Rainbow Lake Trail, Whistler, B.C.
These days, just about everyone recognizes B.C.’s Sea-to-Sky corridor as the outdoor recreation capital of Canada. Between Vancouver, Squamish, Whistler and Pemberton, trail runners will feel like blooddrunk mosquitos pouring through guidebooks and maps hunting for their next sweet adventure run.
Of these four legendary destinations, Whistler is complete paradise for the mountain runner of any calibre. From short valley circuits to rugged mountain traverses and brutal hill climbs, this famed resort municipality is teeming with forest and alpine routes to challenge any level of runner. But despite the endless circuit potential and numerous trail networks within the area, nothing beats a destination run – a route that leads to an obvious, dramatic end point, that offers moderately technical terrain, killer views, and variety in surroundings. In this respect, Whistler bleeds in abundance, and the Rainbow Lake Trail fits the bill perfectly.
Rainbow Lake sits quietly perched in a stunning alpine meadow between Mount Sproatt and Rainbow Mountain, high above Alta Lake on the west side of the Whistler valley. Challenging yet accessible, the trail offers a steady uphill grunt for eight kilometres, levelling off where it breaks out of the forest and approaches the glistening lake. Steep but never too heinous, the wellmaintained trail parallels the south banks of 21 Mile Creek, passing Rainbow Falls early on before creeping up into the alpine. Along the way the trail twists, turns, dips and dives through gorgeous old-growth forest, past several waterfalls and side creeks, and offers incredible views down to Whistler and east to Whistler, Blackcomb and Wedge Mountains (the highest peak in Garibaldi Park). The trail surface is well-travelled singletrack and leads across several artfully built suspension foot-bridges.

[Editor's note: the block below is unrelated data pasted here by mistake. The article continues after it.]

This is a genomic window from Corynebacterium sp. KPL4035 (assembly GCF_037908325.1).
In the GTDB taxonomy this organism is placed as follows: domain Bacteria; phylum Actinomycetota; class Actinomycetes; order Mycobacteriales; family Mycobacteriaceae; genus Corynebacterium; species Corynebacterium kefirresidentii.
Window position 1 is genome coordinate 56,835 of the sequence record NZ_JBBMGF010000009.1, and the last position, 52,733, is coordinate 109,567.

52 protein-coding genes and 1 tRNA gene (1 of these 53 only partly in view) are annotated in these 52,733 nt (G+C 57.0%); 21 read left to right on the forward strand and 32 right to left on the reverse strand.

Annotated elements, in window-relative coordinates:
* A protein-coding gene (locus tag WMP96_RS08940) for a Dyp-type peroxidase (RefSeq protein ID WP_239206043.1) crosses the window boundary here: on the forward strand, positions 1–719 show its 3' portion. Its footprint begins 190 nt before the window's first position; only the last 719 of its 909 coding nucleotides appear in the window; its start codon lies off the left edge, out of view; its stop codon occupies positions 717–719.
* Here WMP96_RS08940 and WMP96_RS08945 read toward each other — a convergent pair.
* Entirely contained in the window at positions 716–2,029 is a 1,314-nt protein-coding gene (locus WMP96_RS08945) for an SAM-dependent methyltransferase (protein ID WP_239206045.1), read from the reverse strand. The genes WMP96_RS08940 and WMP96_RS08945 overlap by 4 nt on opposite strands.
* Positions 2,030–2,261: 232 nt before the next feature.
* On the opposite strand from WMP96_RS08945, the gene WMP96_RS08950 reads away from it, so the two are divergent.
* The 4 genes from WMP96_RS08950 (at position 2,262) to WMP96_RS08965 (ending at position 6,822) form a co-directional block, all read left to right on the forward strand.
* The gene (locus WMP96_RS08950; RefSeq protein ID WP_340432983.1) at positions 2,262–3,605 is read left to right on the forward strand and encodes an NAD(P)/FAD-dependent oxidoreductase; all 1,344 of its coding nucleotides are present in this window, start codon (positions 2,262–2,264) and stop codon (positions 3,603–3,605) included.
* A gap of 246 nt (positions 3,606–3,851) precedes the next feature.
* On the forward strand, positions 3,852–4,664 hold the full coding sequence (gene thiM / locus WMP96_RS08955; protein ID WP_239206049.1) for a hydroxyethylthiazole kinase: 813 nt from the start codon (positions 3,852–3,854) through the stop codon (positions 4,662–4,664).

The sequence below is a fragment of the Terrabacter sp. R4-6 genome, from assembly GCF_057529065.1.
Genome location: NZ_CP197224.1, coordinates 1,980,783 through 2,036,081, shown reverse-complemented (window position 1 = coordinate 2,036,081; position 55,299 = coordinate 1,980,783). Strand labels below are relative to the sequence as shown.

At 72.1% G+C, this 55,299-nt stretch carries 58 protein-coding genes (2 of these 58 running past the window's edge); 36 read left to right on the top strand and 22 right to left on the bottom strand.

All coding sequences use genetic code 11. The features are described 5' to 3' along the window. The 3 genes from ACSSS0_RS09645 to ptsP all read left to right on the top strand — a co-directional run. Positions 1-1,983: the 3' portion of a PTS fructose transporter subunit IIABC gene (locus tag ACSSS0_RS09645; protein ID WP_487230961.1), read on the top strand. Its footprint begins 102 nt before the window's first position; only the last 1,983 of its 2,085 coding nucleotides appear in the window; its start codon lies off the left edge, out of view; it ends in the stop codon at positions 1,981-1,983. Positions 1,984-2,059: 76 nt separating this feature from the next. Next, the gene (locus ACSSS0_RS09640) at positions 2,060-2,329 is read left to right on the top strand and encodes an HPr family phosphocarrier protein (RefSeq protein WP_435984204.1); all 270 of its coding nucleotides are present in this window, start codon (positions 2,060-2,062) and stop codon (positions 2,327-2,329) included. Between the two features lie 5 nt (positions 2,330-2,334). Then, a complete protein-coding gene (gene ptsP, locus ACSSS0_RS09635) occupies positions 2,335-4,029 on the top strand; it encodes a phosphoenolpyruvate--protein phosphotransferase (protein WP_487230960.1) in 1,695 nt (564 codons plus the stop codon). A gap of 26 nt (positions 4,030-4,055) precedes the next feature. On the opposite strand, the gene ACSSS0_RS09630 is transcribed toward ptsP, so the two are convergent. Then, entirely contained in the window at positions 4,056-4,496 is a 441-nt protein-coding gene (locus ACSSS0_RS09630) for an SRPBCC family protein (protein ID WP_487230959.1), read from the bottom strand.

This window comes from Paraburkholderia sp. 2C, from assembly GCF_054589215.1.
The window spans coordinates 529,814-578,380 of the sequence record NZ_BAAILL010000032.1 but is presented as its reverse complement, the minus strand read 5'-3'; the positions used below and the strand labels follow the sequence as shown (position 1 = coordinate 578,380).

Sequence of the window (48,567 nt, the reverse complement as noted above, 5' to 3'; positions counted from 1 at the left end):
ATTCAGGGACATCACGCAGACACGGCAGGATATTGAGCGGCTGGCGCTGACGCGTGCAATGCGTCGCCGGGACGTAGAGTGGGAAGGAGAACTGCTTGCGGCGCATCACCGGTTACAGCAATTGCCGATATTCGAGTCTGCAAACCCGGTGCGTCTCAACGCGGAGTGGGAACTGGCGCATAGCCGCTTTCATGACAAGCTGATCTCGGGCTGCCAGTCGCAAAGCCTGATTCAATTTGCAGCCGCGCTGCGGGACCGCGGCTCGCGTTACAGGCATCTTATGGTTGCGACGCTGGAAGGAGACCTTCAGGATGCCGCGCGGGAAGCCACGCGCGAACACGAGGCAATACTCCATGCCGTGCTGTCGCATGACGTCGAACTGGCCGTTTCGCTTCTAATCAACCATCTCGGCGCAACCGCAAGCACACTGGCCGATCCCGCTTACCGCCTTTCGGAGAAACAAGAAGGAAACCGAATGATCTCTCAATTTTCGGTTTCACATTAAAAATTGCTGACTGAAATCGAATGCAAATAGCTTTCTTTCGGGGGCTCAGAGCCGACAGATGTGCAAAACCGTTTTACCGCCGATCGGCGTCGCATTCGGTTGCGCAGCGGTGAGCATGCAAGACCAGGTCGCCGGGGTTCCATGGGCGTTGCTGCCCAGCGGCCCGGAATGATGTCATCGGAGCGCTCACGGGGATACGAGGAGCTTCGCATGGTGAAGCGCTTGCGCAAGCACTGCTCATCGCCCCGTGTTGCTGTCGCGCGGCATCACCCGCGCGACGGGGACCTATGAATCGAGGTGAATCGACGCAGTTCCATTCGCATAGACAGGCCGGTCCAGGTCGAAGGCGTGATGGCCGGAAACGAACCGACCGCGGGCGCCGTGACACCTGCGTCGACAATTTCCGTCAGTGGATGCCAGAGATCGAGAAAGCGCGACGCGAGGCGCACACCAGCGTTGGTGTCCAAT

At the lake is a finely crafted map board and a nice boardwalk that snakes around the lakeshore. From here there are a number of options to extend your run. Just beyond is Hanging Lake, with amazing views down into the Callaghan Valley and across to Brandywine Mountain. Beverly Lake is also a short distance and ahead. If you’re feeling ultra-spry, tackle the talus and boulder fields of Rainbow Mountain to its tippy-top.
Of course, what goes up goes down and in this case you’ll return via the same trail, which thankfully isn’t long enough to induce a proper knee bashing. Still, a cool dip at the trailhead followed by a frosty brew in Whistler Village will ease your groaning quads and firmly etch this fine run into the forefront of your most memorable trail ramblings.
The Rainbow Lake trailhead is located just over seven kilometres from Whistler Village on Alta Lake Road. There is a large parking area (free) and an awesome swimming hole nearby.
Rainbow Lake is situated in a community watershed that provides the drinking water for Whistler Municipality. As such, there are no dogs, no camping and no swimming allowed in the lake. Despite the distance, budget a solid half-day to cruise around, take photos, and enjoy the scenery.
Rainbow Lake sits in the alpine at 1,600 m and is usually snow-free between mid-June through early November. If you can, try to run here when the summer wildf lowers are in full bloom, usually mid-late July.